Flight report shows what happens if you don’t wear your seatbelt during turbulence on an airplane
The Transportation Safety Board (TSB) of Canada is warning air passengers about the risks of ignoring safety instructions on flights, citing a December 2015 turbulence incident that sent 21 people—including three children—to a Calgary hospital.
At the time, passengers described a terrifying experience, in which people who were not wearing seatbelts went flying.
“Honestly, we thought we were dying,” said passenger Connie Gelber. “Like you see in the movies, where they all go up to the ceiling…Everything went up to the ceiling that wasn’t anchored.”
WATCH: Connie Gelber explains the terrifying moments aboard Air Canada flight 088.
The TSB released its investigation report into Air Canada flight ACA088 on Monday, which had to land in Calgary after departing from Shanghai, China on Dec. 30, 2015 en route to Toronto. The plane, a Boeing 777-300ER, had 332 passengers and 19 crew members on board.
The TSB said about five hours into the 13-hour flight, a meteorological bulletin forecasted “severe turbulence.” About two-and-a-half hours later, officers secured the cabin and seatbelt lights were turned on.
“Several announcements were made in English, French and Mandarin, stating that the flight was approaching an area of turbulence and asking the passengers to fasten their seatbelts,” the TSB said Friday. “Despite these measures, many passengers were not wearing their seatbelts when the flight encountered severe turbulence.”
Twenty-one people were injured—one seriously—and the TSB created the below video to show the effects of turbulence on those not wearing seatbelts, noting sprains, strains, bruising and scrapes made up the majority of injuries.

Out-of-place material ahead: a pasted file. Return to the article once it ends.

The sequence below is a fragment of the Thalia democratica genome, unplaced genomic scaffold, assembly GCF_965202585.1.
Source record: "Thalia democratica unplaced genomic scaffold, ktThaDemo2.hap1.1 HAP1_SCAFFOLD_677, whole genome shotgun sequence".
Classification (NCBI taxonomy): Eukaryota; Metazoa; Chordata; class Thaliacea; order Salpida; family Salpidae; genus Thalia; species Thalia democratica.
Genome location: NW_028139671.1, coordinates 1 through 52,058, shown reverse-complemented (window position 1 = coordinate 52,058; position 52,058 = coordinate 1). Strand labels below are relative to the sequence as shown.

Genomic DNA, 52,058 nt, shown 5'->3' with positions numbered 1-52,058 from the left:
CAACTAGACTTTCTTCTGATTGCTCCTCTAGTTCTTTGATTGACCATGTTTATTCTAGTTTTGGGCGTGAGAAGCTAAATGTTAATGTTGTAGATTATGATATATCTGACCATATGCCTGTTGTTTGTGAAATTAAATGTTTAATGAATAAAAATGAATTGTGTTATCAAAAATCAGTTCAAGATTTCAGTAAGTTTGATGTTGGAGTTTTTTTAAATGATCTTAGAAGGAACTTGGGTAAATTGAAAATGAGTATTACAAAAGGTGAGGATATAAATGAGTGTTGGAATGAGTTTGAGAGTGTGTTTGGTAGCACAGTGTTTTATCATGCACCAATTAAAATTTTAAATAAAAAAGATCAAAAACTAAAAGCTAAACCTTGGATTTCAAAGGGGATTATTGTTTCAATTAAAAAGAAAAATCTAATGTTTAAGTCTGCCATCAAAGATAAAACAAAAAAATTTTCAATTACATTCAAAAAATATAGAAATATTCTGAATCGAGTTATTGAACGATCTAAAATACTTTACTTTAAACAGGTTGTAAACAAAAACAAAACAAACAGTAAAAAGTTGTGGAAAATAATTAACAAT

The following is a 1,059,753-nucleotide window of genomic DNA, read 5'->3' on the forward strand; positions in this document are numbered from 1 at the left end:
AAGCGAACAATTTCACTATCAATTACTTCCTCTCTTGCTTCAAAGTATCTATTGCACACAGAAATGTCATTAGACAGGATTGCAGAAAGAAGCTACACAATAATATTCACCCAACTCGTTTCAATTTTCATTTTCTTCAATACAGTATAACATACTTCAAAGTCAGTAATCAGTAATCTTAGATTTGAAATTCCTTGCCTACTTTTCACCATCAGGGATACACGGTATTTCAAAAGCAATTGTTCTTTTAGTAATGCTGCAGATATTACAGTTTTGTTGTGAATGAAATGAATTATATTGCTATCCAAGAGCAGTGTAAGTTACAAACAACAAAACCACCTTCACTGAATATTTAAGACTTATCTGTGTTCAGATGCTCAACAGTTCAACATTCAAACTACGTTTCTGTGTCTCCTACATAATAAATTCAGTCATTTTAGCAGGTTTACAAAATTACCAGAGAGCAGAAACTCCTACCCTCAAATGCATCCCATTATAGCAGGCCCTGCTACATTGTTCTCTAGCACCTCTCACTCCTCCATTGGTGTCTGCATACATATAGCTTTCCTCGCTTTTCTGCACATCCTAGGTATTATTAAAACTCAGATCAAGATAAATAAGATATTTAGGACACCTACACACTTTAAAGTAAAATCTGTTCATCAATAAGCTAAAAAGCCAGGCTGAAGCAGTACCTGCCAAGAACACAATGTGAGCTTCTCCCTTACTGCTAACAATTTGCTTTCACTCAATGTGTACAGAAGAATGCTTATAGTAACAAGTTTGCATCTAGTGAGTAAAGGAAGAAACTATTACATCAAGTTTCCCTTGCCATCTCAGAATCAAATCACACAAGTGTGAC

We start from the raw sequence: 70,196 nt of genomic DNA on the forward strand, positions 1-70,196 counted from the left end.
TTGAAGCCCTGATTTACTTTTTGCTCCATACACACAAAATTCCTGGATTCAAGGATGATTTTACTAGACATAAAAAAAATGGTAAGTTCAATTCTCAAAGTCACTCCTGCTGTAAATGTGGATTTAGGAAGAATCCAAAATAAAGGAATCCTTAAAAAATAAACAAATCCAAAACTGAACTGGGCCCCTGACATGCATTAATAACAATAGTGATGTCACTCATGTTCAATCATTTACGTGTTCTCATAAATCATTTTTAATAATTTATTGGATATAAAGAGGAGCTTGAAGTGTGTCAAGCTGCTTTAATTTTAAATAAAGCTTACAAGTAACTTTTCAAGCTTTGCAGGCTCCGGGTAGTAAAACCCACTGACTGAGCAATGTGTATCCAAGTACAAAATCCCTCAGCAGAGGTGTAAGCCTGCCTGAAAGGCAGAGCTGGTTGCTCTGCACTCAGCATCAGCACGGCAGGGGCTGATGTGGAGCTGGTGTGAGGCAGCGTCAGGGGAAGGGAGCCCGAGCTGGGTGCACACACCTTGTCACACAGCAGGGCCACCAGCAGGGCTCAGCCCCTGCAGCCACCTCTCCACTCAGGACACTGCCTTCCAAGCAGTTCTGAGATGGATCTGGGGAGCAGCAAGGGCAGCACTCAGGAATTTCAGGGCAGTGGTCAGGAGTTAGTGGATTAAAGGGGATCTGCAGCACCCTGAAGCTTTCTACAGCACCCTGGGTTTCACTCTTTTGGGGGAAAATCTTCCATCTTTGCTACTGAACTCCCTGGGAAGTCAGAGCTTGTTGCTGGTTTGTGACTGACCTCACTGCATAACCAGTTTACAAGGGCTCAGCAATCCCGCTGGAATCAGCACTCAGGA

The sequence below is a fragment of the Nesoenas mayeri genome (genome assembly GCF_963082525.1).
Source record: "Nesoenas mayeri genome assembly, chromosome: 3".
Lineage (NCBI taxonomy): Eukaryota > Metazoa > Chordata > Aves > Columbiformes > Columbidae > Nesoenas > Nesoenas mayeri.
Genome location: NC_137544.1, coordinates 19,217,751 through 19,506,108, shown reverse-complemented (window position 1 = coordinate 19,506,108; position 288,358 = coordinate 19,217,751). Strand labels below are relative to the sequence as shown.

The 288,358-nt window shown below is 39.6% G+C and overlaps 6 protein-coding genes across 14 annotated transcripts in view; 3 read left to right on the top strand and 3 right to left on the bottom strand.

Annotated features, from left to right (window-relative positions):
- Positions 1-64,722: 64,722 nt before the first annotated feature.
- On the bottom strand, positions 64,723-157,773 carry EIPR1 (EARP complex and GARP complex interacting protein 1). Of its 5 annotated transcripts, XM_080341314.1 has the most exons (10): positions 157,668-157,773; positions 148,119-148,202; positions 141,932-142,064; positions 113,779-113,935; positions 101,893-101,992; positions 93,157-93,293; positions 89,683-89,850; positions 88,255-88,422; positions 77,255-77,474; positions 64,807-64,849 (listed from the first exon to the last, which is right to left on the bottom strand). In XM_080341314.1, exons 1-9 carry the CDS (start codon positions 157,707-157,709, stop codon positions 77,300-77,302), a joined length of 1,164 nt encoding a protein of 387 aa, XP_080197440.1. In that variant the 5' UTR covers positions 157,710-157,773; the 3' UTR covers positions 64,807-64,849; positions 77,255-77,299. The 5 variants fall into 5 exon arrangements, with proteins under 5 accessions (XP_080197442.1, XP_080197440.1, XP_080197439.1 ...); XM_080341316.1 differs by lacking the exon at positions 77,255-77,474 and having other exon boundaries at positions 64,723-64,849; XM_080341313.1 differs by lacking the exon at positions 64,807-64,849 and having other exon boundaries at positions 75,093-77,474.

“What follows is an example of what can happen during severe turbulence and is a reminder that the forces of nature are powerful–very powerful,” the video narrator says.
TSB official Jon Lee said human factor specialists tried to understand what motivates people to be compliant with safety instructions.
“One of the factors is understanding the risks,” he said. “These people were in the air for eight hours and had their in-flight meal and it’s dark, versus when you’re driving in a car you’ve got acceleration, deceleration forces and there’s bumpy road and cars going by and there’s cues that there’s risks and hazards out there.
“If the regulator and airlines and passengers themselves become more educated about the consequences and then obeying seatbelt requirements, injuries will be at a minimum, if not non-existent.”
The report found the flight crew’s decision to secure the cabin and reduce to turbulence penetration speed “contributed to preventing significant numbers of injuries in the cabin and potential damage to the aircraft.”
The TSB investigation also found the flight crew’s latest training related to jet streams and turbulence was in 2011 and 2012 but didn’t include information on the increased likelihood of turbulence “through a wide range of altitudes when jet streams cross mountainous terrain.”
“If training material does not contain complete information pertaining to all of the factors that contribute to turbulence, then there is a risk that the best course of action will not be taken,” the TSB said.
The incident spurred Air Canada to issue bulletins that gave dispatchers guidance on reporting and providing information to support flight crews in avoiding turbulence.
With files from Jill Croteau
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